Al Gore says Steve Jobs didn’t want Apple driven by “What would Steve Jobs Do?” syndrome

Fri, Oct 21, 2011


Despite a penchant for being outspoken and extremely stubborn, Steve Jobs wanted to ensure that the Apple he left behind didn’t fall prey to the WWSJD syndrome, as in employees not thinking for themselves and otherwise trying to implement what they feel Jobs would have done in a particular situation.

In a recent discussion held at the AsiaD conference, Apple board member Al Gore explained that Steve Jobs devoted a good deal of time discussing the importance of “cultivating a team” capable of working on its own, with or without him. Gore said that these types of discussions were held at every single Apple board meeting over the past few years.

Cognizant of the trap that befell Disney upon the death of Walt Disney where employees would subsequently try and channel the wishes of Disney from the grave, Jobs was adamant that Apple not go down that road. Jobs wanted to ensure that the team he left behind at Apple would be able to forge their own path, make their own decisions, and not remain boxed in by  dogma, a notion Jobs even mentioned during his now iconic Stanford commencement speech.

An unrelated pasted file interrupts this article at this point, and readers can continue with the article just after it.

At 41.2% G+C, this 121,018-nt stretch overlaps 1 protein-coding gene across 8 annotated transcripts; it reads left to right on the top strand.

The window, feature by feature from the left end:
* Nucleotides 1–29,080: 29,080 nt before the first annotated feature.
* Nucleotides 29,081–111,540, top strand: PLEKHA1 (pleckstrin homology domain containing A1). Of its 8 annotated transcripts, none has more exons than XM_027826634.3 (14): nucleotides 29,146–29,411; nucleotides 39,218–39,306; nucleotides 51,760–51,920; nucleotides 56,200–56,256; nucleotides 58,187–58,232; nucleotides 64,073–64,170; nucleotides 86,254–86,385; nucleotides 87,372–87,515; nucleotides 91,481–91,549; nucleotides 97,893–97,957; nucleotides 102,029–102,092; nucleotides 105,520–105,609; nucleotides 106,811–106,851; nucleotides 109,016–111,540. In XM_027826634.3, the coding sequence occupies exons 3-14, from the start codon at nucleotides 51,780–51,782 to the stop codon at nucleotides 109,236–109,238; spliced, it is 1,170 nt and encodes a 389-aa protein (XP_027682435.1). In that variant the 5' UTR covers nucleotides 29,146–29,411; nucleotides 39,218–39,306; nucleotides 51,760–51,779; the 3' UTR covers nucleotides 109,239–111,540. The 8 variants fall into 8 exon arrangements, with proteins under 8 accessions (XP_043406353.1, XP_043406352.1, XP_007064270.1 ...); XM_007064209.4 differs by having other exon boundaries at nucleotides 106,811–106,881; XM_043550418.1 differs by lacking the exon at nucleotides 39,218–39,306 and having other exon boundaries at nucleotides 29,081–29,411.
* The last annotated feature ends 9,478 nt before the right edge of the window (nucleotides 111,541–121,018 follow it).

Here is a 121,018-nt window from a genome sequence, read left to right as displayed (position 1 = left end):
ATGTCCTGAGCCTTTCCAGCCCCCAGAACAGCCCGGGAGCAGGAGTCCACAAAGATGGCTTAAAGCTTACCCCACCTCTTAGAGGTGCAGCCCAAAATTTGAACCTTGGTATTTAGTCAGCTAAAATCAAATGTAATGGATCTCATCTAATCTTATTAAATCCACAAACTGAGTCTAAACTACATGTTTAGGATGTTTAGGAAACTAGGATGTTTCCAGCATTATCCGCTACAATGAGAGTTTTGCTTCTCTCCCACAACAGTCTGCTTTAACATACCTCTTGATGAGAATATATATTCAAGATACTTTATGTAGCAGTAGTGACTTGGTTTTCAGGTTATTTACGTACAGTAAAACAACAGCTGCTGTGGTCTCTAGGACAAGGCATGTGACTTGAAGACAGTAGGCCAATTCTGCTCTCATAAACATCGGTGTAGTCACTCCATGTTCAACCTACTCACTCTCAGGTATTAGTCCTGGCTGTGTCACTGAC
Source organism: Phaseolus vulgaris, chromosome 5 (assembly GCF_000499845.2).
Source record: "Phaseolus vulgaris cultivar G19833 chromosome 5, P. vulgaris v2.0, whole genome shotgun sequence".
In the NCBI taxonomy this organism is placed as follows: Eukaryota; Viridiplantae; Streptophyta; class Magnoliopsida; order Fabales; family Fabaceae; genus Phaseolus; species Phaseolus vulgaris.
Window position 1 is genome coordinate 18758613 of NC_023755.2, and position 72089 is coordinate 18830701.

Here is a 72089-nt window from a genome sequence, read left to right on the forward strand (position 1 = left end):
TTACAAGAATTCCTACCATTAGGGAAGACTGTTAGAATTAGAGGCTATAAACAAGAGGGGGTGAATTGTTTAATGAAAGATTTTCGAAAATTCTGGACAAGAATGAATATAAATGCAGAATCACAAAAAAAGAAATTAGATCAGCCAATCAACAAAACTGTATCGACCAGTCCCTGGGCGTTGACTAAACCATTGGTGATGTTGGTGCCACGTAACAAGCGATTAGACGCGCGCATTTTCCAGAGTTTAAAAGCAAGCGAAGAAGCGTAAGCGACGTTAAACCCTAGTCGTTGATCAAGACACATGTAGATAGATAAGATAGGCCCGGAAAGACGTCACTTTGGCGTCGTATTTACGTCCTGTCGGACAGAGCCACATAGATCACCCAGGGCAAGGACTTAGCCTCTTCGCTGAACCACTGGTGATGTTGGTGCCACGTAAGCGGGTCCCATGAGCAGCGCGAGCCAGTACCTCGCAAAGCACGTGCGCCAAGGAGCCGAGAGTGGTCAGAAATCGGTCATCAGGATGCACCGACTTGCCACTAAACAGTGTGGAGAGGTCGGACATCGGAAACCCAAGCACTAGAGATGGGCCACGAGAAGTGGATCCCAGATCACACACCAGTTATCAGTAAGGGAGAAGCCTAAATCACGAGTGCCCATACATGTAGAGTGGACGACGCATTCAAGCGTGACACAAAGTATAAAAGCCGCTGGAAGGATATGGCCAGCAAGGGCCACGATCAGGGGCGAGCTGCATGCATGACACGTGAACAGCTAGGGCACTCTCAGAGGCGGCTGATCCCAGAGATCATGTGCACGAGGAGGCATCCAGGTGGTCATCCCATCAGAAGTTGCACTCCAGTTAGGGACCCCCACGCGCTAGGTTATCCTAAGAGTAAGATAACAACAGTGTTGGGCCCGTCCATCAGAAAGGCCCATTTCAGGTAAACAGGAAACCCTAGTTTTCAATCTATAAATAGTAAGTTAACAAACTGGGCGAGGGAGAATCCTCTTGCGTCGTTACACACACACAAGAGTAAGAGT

And he made it very clear ‘I don’t want that.’ He made it clear to Tim Cook and everyone else ‘Don’t ask what Steve would have done. Follow your own voice.’”

That said, Gore is confident that the Apple known for risk-taking and completely upending markets with innovative products will soldier on even without Jobs.

“Everyone on that management team could be CEO of a world class corporation,” said Gore.

Echoing sentiments that surfaced after his resignation, Gore explained that Jobs’ biggest accomplishment was Apple itself and that Jobs worked hard to ensure that the company would continue to thrive even after he departed. Indeed, one such initiative Jobs put together was an internal Apple University of sorts where executives could study Apple’s past business decisions and learn from those successes or failures.

Permeating through the case studies are some of the rubrics that Jobs felt were most important to Apple’s success and its ability to innovate. These include accountability, attention to detail, perfectionism, simplicity, and secrecy. The courses synthesize these tenets with the aforementioned case studies to determine how they “translate into business strategies and operating practices.”

You can check out Gore’s entire interview with Walt Mossberg here. Gore opines on a wide gamut of issues, from Apple to Google to climate change and the the broken political system in this country.


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